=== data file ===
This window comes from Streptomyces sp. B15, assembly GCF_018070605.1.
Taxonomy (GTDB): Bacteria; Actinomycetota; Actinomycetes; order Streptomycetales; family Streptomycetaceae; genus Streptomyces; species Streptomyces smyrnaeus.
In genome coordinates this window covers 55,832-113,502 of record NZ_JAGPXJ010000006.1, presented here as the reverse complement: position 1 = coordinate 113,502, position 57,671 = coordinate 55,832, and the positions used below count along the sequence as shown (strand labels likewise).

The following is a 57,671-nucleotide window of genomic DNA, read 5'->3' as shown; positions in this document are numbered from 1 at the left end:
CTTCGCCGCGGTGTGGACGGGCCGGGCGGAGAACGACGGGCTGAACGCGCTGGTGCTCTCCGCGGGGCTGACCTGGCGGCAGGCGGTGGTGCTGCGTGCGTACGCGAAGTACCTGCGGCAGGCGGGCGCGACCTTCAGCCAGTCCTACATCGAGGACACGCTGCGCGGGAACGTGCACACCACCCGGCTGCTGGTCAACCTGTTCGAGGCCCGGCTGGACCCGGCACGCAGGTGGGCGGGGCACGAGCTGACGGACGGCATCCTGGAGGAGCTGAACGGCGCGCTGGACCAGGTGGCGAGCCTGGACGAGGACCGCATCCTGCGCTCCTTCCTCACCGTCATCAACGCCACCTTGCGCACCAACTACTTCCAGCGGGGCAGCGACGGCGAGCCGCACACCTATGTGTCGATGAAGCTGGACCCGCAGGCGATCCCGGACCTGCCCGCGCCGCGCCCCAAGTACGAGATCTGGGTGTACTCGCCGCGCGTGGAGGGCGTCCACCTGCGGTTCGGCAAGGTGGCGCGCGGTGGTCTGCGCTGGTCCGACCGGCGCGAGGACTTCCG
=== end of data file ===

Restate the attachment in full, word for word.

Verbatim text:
This window comes from Streptomyces sp. B15, assembly GCF_018070605.1.
Taxonomy (GTDB): Bacteria; Actinomycetota; Actinomycetes; order Streptomycetales; family Streptomycetaceae; genus Streptomyces; species Streptomyces smyrnaeus.
In genome coordinates this window covers 55,832-113,502 of record NZ_JAGPXJ010000006.1, presented here as the reverse complement: position 1 = coordinate 113,502, position 57,671 = coordinate 55,832, and the positions used below count along the sequence as shown (strand labels likewise).

The following is a 57,671-nucleotide window of genomic DNA, read 5'->3' as shown; positions in this document are numbered from 1 at the left end:
CTTCGCCGCGGTGTGGACGGGCCGGGCGGAGAACGACGGGCTGAACGCGCTGGTGCTCTCCGCGGGGCTGACCTGGCGGCAGGCGGTGGTGCTGCGTGCGTACGCGAAGTACCTGCGGCAGGCGGGCGCGACCTTCAGCCAGTCCTACATCGAGGACACGCTGCGCGGGAACGTGCACACCACCCGGCTGCTGGTCAACCTGTTCGAGGCCCGGCTGGACCCGGCACGCAGGTGGGCGGGGCACGAGCTGACGGACGGCATCCTGGAGGAGCTGAACGGCGCGCTGGACCAGGTGGCGAGCCTGGACGAGGACCGCATCCTGCGCTCCTTCCTCACCGTCATCAACGCCACCTTGCGCACCAACTACTTCCAGCGGGGCAGCGACGGCGAGCCGCACACCTATGTGTCGATGAAGCTGGACCCGCAGGCGATCCCGGACCTGCCCGCGCCGCGCCCCAAGTACGAGATCTGGGTGTACTCGCCGCGCGTGGAGGGCGTCCACCTGCGGTTCGGCAAGGTGGCGCGCGGTGGTCTGCGCTGGTCCGACCGGCGCGAGGACTTCCG